You may not be able to go white water rafting in the Grand Canyon while the snow is flying, but you have to do something in the off season.
At Hatch, we are big time Canyon fans all year round. Here are 5 reasons the Grand Canyon is worth a visit in the winter:
5 – No Crowds
If you want to see the canyon in all its glory, minus the extra people, try checking it out in the winter. The South Rim stays open year round and the roads are maintained and passable in all but the worst weather conditions, but most visitors plan their trips in the summer. Avoid the crowds. See the canyon in the winter.
4 – Hiking
Because fewer people are vying for them, you can get backcountry passes more easily, which means hiking and camping trips down to Phantom Ranch, Bright Angel Trail, or even the North Rim are possible. Just remember to camp and hike smart! You still get dehydrated even if you aren’t feeling hot.
3 – Sunrise and Sunset
Desert sunrises and sunsets are some of the most beautiful around. Add to them, the backdrop of red layered canyon walls, and you come close to perfection. In the winter, the sun rises later and sets earlier, meaning you can catch the Grand Canyon at its most beautiful more easily than you can during the summer. At the end of November, sunset will be as early as 5:15pm, and in the beginning of January, sunrise will be as late as 7:40am.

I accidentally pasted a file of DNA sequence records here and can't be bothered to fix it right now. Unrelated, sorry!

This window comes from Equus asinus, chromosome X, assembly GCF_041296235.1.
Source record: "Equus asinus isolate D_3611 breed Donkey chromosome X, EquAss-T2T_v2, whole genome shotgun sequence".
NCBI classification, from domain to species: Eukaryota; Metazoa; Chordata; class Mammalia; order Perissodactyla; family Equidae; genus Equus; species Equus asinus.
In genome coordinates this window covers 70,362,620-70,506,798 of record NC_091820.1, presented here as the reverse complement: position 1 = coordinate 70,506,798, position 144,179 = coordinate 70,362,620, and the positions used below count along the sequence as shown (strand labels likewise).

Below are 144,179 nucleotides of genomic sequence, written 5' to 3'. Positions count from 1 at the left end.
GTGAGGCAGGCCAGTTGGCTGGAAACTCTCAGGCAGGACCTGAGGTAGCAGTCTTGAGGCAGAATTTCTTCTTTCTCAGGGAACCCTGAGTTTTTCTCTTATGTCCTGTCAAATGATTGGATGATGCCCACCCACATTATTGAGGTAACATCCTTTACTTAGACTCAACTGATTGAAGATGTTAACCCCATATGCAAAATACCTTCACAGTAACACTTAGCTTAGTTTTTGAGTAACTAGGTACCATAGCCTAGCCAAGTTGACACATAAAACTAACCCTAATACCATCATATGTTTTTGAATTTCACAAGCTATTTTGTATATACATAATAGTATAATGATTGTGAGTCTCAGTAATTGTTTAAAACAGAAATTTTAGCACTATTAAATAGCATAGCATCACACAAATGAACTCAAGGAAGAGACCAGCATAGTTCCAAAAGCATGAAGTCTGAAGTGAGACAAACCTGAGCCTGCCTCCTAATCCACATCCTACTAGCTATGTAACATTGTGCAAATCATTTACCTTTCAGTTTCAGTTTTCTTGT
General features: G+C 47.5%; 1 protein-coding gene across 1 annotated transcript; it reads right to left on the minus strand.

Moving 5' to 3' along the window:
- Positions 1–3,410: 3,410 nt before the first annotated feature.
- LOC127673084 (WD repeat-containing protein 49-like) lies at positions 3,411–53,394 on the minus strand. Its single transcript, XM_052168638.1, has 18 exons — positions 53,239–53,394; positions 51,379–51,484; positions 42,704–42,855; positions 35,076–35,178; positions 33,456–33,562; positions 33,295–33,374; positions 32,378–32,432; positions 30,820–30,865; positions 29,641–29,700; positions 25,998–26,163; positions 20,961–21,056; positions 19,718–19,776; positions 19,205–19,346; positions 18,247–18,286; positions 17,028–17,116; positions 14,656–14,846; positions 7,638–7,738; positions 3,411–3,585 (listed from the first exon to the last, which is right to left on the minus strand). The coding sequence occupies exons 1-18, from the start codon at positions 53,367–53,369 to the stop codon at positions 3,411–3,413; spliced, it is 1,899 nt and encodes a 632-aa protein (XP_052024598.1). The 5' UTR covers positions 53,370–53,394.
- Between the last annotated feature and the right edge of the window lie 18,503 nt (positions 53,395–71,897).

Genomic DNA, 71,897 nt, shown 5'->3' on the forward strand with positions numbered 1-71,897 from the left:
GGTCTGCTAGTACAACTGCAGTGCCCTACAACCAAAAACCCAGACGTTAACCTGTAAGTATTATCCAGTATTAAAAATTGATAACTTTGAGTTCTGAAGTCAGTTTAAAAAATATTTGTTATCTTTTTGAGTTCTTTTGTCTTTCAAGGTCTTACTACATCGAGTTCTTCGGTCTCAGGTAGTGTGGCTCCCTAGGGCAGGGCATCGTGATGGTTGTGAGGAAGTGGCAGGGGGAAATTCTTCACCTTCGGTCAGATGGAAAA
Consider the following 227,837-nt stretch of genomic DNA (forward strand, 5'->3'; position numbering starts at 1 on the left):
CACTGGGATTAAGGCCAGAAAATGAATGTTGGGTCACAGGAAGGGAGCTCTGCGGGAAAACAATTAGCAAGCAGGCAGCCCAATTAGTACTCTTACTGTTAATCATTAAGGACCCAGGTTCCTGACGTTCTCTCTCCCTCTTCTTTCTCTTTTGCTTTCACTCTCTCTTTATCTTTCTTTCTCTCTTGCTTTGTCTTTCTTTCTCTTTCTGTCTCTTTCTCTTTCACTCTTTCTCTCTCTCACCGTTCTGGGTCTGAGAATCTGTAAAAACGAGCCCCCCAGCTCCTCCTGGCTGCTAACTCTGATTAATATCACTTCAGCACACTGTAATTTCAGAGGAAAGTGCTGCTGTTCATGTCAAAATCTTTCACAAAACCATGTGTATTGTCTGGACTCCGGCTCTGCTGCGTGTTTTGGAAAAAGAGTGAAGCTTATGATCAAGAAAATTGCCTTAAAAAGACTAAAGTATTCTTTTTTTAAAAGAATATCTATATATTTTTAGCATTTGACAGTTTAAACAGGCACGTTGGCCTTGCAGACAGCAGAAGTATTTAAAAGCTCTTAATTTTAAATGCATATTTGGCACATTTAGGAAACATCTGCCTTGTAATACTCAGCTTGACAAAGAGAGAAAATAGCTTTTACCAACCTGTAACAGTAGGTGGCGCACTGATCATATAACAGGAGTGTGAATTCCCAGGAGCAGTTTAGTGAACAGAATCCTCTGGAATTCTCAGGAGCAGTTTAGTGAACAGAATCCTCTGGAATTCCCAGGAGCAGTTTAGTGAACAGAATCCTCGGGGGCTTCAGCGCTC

2 – Great Weather
If you don’t mind a bit of a chill, the Grand Canyon’s winter weather can be absolutely beautiful. From sunny days that can only be described as "crisp" to snow storms that leave the Canyon’s trees and rock ledges lined in white, the winter weather will leave you breathless. Make sure to dress in warm layers! If the winds pick up or a snow storm comes down on you, you’ll be happy to have your winter gear.
1 – Rare Phenomena
If you’re lucky, your winter visit to the Grand Canyon might give you an opportunity to see a total cloud inversion. Every so often, the Grand Canyon will play host to this rare climate event in which cold air is trapped in the canyon underneath a warm layer of air. When there is enough moisture in the cold layer, it will condense and form fog. Though these typically only occur every few years, the winter of 2014 saw two inversion events within 6 weeks of each other. Who knows what this winter will bring?
5 Reasons Grand Canyon is Amazing in Winter (even though you can’t go white water rafting) was last modified: November 2nd, 2015 by